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Wahpekute Indians (wakhpe, leaf; kute, to shoot: shooters in the leaves’). One of the 7 primary divisions of the Dakota. Although the name Santee was originally applied only to the Mdewakanton, it was early extended to the Wahpekute, so closely were the two tribes connected, and eventually by the Teton also to the two other tribes of the eastern Dakota. Historic and linguistic evidence proves the close affinity of the tribes of this group. The Wahpekute were doubtless living in the vicinity of the Mdewakanton of Mille Lac, Minn., when first visited by the French (1678-1680), and were still so closely combined with them as to be included under the one term. In 1766 Carver met the Wahpekute somewhere on Minnesota river. They were in 1804, according to Lewis and Clark, on both sides of that stream below Redwood river, and numbered about 150 men. Pike (1806) spoke of them as the smallest band of the Sioux, residing generally between Mississippi and Missouri rivers, and hunting commonly at the head of Des Moines river. He characterizes them as “the most stupid and inactive of all the Sioux.” Long1 says: “This tribe has a very bad name, being considered to be a lawless set of men. They have a regular hereditary chief, Wiahuga (‘the raven’), who is acknowledged as such by the Indian agent, but who, disgusted by their mis-behaviour, withdrew from them and resides at Wapasha’s. They have no fixed villages, they inhabit skin lodges, and rove at the head of Cannon and Blue Earth rivers. Their hunting grounds are in that vicinity and west of it.” He estimated them at 100 lodges, 200 warriors, and 800 souls. According to Sibley,2 they were in 1834 in villages on Cannon river, a short distance from the present city of Faribault, Minn., and at a few other points. They numbered then about 150 warriors. Between 1842 and 1857 they were under two chiefs named Wamdisapa (Black Eagle) and Tasagi. The lawless and predatory habits of Wamdisapa and his band prolonged the war with the Sauk and Foxes in which they had been engaged, and created difficulties between them and the rest of the Wahpekute which caused a separation.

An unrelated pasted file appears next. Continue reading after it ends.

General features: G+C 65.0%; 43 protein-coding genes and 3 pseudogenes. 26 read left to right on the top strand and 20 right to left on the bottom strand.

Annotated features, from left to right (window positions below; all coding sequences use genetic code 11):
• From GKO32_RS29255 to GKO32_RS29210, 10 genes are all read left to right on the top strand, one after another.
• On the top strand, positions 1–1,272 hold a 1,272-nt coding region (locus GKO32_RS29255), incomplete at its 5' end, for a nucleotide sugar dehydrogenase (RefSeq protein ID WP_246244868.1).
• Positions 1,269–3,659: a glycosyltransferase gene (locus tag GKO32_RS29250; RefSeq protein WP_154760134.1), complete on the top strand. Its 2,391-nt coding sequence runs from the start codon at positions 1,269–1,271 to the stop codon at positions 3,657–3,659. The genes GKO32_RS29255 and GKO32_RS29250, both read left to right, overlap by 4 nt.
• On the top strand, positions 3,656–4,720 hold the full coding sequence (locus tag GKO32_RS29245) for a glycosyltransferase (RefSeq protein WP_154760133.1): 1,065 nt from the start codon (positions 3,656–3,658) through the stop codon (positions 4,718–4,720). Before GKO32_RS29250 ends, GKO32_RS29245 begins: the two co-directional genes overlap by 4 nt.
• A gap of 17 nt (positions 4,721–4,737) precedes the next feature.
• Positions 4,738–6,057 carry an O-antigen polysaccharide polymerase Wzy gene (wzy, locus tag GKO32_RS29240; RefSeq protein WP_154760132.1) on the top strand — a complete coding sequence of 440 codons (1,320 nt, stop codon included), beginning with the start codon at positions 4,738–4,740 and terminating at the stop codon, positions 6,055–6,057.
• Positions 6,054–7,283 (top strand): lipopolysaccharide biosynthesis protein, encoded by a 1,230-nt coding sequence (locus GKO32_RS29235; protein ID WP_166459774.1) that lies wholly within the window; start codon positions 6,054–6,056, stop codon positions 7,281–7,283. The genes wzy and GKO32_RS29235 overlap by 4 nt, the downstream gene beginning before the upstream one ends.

Wamdisapa and his band went west and occupied lands about Vermillion River, South Dakota. So thoroughly were they separated from the rest of the Wahpekute that when the latter, together with the Mdewakanton, made a treaty at Mendota in 1851 ceding their lands in Minnesota, the remnant of Wamdisapa’s band was not regarded as being a part of the tribe and did not participate in the treaty. In 1857 all that remained of this straggling band were some 10 or 15 lodges under Inkpaduta. It was this remnant that committed the massacre in 1857 about Spirit lake and Springfield, Minnesota.3 In 1856, according to the Report on Indian Affairs for that year, the Mdewakanton and Wahpekute together numbered 2,379. A part at least of the tribe participated in the massacre of 1862. They are now with the Mdewakanton of the Santee Reservation, Nebraska.